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The Law of Sustainable Development

Similarly, the ITLOS noted on two occasions that States must ‘act with prudence and caution’ 67 or that ‘prudence and caution’ require States to cooperate to protect the environment,68 and it has more recently embraced the precautionary approach in its Advisory Opinion on the Area:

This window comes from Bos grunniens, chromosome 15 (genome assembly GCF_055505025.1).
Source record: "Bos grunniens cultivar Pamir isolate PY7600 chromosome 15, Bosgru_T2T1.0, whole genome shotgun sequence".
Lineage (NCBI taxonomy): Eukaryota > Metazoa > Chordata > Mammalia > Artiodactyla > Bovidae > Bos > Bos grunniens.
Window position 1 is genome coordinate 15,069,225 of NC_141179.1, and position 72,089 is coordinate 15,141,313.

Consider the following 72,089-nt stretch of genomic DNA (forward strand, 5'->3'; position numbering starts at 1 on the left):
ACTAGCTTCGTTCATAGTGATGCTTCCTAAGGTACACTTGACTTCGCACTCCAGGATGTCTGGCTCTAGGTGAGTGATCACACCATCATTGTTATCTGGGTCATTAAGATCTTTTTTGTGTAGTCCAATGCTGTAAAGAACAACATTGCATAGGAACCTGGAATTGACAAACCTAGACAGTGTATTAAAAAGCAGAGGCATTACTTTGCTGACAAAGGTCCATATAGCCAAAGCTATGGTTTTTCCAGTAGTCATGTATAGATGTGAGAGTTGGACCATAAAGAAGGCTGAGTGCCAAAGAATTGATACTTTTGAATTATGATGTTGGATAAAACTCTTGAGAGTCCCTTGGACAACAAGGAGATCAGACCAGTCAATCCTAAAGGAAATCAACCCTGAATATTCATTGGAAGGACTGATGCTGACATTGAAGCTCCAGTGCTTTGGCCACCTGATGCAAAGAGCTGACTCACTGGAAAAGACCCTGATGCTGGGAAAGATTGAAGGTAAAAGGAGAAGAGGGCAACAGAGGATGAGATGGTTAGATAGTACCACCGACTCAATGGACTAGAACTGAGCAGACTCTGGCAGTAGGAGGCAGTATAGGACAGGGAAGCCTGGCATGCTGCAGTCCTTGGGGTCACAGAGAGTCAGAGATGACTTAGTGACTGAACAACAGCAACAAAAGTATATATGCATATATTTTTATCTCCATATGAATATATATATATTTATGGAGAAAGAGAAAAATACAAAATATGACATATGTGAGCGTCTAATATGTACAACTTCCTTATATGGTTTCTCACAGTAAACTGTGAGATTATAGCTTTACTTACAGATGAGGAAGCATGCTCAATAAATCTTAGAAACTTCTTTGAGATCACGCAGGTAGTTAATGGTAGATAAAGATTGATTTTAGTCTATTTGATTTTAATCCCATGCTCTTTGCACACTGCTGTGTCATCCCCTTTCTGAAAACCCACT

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he Chamber observes that the precautionary approach has been incorporated into a growing number of international treaties and other instruments, many of which reflect the formulation of Principle 15 of the Rio Declaration. In the view of the Chamber, this has initiated a trend towards making this approach part of customary international law.69 At the European Union level, the Court of First Instance (‘CFI’) and the European Court of Justice (‘ECJ’) have clearly recognised the normative basis of the precautionary principle as a general principle of European law.70 These differences in the recognition of the concept of precaution can be explained, among other factors, by the explicit mention of the precautionary principle in the Treaty on the Functioning of the European Union71 and, beyond the EU framework, by the nature of the cases that different courts are likely to handle. Indeed, both the ECtHR and the ITLOS are, by their very mandate, likely to hear cases where compliance with certain environmental norms is a major issue, either in connection with the application of human right provisions with environmental content or of the UNCLOS provisions protecting the marine environment. By contrast, in international economic law, environmental protection is still perceived as a limitation to free trade and investment. This divide makes the position of the ICJ all the more important, as the guardian of general international law.